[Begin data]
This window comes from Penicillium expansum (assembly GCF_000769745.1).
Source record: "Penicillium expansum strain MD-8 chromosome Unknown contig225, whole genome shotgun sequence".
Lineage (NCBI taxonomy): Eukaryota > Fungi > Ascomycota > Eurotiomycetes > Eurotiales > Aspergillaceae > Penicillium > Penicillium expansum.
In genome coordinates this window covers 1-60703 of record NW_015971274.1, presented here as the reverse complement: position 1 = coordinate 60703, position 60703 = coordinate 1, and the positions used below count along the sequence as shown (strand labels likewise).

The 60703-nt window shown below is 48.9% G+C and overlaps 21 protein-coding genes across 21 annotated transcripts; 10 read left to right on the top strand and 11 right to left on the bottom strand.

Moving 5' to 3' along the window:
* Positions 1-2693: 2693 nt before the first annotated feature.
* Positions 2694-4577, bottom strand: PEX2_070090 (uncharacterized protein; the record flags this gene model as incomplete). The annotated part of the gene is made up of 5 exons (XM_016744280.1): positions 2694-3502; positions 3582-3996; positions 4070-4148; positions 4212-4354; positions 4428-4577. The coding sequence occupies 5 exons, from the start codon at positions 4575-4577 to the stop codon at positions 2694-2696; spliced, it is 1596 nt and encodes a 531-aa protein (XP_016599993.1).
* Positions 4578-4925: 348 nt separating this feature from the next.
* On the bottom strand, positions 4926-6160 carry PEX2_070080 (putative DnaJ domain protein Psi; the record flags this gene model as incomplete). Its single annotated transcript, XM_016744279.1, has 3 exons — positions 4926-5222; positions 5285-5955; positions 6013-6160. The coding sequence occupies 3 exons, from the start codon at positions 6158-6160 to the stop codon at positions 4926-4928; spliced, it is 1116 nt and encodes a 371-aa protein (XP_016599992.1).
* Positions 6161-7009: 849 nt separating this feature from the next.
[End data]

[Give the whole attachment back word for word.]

This window comes from Penicillium expansum (assembly GCF_000769745.1).
Source record: "Penicillium expansum strain MD-8 chromosome Unknown contig225, whole genome shotgun sequence".
Lineage (NCBI taxonomy): Eukaryota > Fungi > Ascomycota > Eurotiomycetes > Eurotiales > Aspergillaceae > Penicillium > Penicillium expansum.
In genome coordinates this window covers 1-60703 of record NW_015971274.1, presented here as the reverse complement: position 1 = coordinate 60703, position 60703 = coordinate 1, and the positions used below count along the sequence as shown (strand labels likewise).

The 60703-nt window shown below is 48.9% G+C and overlaps 21 protein-coding genes across 21 annotated transcripts; 10 read left to right on the top strand and 11 right to left on the bottom strand.

Moving 5' to 3' along the window:
* Positions 1-2693: 2693 nt before the first annotated feature.
* Positions 2694-4577, bottom strand: PEX2_070090 (uncharacterized protein; the record flags this gene model as incomplete). The annotated part of the gene is made up of 5 exons (XM_016744280.1): positions 2694-3502; positions 3582-3996; positions 4070-4148; positions 4212-4354; positions 4428-4577. The coding sequence occupies 5 exons, from the start codon at positions 4575-4577 to the stop codon at positions 2694-2696; spliced, it is 1596 nt and encodes a 531-aa protein (XP_016599993.1).
* Positions 4578-4925: 348 nt separating this feature from the next.
* On the bottom strand, positions 4926-6160 carry PEX2_070080 (putative DnaJ domain protein Psi; the record flags this gene model as incomplete). Its single annotated transcript, XM_016744279.1, has 3 exons — positions 4926-5222; positions 5285-5955; positions 6013-6160. The coding sequence occupies 3 exons, from the start codon at positions 6158-6160 to the stop codon at positions 4926-4928; spliced, it is 1116 nt and encodes a 371-aa protein (XP_016599992.1).
* Positions 6161-7009: 849 nt separating this feature from the next.